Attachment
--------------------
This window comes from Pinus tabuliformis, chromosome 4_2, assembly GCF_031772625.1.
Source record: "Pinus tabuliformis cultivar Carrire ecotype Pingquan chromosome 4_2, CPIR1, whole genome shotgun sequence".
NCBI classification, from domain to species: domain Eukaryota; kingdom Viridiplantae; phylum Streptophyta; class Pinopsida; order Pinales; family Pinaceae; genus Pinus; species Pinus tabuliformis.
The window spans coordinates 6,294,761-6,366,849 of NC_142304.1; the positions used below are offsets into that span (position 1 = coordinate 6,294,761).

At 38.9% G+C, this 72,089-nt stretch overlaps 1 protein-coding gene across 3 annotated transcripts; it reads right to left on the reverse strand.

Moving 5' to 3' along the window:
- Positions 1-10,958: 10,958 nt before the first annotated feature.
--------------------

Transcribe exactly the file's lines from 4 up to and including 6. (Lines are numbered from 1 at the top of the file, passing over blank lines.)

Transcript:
The window spans coordinates 6,294,761-6,366,849 of NC_142304.1; the positions used below are offsets into that span (position 1 = coordinate 6,294,761).

At 38.9% G+C, this 72,089-nt stretch overlaps 1 protein-coding gene across 3 annotated transcripts; it reads right to left on the reverse strand.

Moving 5' to 3' along the window: